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The Philippines After Super TyphoonYolanda (Haiyan)


It has been more than a week already since super typhoon Yolanda (Haiyan) made two land falls in the Southern part of the Philippines, particularly in Samar and Leyte. Since then, the lives of many, not only in the Philippines but also from around the world, has changed.

While the Visayas region was busy preparing for the typhoon, I was with my family, tucked safe and sound in the comforts of our homes in Luzon. Although the weather bureau warned us of storm signal number 1, it was relatively peaceful during the day. It was only at around 7 o'clock in the evening when the heavy rain poured with gusts of wind, but, it was not enough to cause me to be awake the entire evening.

Nobody  really knew or has not anticipated how strong the typhoon was until the news broke in the morning that most of the provinces in the Visayas region, especially Leyte, was severely damaged. The super typhoon literally flattened the entire province, leaving more than 4 thousand people dead and millions of people homeless. The local government and police, who were supposed to respond turned out to be victims as well.

I remember posting about how stressed I was when our house was flooded because of the torrential rain, but, watching the news everyday about how many more people are dying because of sickness, hunger and thirst, makes me ashamed for complaining about flood of 1 foot deep. I could not remember how many times I've cried while watching the news. I still am crying.

Our little nation of 7,107 islands has changed the world. In behalf of the Filipinos, I thank the USA, UK, Germany, Australia, Israel, Japan, and all other countries, companies and private individuals who extended their help. Your generosity has brought a mile of hope to the calamity stricken provinces and to me as well.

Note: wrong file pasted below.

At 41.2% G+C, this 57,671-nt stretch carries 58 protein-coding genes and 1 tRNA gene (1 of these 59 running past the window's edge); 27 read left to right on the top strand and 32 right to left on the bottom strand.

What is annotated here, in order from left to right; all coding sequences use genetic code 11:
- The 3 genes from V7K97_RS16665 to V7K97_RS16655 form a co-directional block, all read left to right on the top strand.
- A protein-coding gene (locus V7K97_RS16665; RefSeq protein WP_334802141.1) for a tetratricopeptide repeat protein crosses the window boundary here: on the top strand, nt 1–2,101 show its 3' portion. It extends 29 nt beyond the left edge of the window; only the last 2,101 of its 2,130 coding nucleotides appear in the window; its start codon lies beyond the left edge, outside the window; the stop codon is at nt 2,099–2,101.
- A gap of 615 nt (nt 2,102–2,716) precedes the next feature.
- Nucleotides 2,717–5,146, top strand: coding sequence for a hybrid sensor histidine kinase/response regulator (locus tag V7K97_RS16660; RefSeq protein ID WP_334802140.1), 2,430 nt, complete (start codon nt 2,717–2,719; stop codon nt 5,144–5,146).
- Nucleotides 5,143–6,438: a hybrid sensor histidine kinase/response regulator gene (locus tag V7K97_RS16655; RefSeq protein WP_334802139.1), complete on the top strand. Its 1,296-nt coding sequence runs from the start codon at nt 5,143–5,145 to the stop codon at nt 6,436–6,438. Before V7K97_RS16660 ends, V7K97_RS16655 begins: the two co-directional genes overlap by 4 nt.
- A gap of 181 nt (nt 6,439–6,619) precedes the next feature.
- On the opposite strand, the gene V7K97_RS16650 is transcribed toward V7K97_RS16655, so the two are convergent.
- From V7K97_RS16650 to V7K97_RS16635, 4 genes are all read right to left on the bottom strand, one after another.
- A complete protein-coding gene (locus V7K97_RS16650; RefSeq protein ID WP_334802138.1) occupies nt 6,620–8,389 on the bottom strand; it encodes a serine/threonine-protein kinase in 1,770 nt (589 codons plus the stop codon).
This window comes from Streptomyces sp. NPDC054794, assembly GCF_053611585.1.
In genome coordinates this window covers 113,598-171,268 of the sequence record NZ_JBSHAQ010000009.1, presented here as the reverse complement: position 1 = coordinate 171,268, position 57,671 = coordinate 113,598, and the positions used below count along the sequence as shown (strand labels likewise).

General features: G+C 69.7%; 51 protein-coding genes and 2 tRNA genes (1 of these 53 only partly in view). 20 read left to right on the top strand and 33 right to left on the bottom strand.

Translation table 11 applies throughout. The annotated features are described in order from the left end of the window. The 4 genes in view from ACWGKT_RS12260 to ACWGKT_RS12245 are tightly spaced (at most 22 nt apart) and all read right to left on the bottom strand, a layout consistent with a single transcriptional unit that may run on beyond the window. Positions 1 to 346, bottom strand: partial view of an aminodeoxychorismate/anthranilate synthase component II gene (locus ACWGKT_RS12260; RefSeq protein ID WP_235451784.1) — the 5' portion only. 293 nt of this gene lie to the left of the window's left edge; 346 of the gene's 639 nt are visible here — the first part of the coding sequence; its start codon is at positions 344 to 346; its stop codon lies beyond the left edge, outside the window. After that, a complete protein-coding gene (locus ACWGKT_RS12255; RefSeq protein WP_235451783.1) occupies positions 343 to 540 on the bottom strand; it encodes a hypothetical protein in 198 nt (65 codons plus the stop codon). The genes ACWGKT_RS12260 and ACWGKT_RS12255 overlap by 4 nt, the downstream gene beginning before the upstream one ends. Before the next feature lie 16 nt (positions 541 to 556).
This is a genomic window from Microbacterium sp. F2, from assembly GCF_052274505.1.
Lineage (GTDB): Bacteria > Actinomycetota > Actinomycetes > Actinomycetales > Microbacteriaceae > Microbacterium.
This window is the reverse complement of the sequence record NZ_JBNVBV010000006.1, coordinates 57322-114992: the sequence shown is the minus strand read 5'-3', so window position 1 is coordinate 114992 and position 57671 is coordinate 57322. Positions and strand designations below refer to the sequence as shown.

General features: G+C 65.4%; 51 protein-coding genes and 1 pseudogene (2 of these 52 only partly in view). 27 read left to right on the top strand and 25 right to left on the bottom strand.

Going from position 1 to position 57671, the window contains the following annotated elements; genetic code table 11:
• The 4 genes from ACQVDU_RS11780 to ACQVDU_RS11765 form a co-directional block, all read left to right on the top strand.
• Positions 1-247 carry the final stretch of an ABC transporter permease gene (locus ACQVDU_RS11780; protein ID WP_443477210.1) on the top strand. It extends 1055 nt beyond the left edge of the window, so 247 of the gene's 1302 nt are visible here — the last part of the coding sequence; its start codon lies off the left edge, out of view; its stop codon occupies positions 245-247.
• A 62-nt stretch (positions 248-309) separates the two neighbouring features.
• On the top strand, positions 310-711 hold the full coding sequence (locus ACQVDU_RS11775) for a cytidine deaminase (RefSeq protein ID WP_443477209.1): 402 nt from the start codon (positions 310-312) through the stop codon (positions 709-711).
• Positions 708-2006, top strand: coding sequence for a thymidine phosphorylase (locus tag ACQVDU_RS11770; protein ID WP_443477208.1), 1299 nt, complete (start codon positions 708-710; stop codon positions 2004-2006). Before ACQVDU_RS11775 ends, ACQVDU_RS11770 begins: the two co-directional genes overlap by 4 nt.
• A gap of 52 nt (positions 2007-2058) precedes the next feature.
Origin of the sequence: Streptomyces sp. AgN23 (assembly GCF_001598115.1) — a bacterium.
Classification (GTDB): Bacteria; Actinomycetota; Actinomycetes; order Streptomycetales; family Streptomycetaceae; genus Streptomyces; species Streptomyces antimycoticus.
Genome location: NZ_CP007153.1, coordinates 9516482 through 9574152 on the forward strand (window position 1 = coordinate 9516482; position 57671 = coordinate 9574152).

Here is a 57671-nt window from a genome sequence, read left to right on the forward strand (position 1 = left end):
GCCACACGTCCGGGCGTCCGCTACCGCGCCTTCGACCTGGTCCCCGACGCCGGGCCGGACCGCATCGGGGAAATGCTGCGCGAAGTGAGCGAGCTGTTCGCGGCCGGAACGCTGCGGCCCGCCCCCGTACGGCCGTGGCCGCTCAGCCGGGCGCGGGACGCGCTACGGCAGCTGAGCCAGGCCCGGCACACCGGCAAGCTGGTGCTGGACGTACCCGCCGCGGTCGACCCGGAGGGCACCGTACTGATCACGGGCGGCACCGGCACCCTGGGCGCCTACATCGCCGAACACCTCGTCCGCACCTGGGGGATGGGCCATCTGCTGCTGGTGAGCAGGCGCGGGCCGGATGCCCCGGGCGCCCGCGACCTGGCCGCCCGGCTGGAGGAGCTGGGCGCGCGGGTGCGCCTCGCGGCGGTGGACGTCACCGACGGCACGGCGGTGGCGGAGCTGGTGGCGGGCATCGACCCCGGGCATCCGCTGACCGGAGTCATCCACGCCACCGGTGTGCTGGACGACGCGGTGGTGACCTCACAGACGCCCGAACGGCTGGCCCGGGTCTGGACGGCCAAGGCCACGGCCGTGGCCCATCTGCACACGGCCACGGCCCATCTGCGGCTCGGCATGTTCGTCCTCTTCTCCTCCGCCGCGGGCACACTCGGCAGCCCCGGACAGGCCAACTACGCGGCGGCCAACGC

I am not completely proud to be a Filipino right now. We could have done more as a nation. I am deeply saddened by the fact that most of us could not pass a day of criticizing the government for its competence or the lack thereof, at times like this. I could not fathom how most of us would rather find time criticizing but could not find time to go to repacking centers to volunteer.  I heard someone fearing that his donation might not reach the victims and another one saying that she has already helped even before the typhoon struck, by paying her taxes. I even read a petition to make the Visayas region a state of the US. It is like saying you'd rather have a different mother. I mean, enough of the talk and move. Help! I bet it will be more appreciated by the victims. I am ashamed to say that this typhoon has not taught everyone a lesson... most, unfortunately, opted to be in the divide. I hope that our nation will survive, yet another calamity... the gap between political beliefs that is palpable everywhere you go.

I know that this is just another temporary setback and that we will rise again as one. We only need to be strong and to keep the faith in God and in our beloved Philippines.

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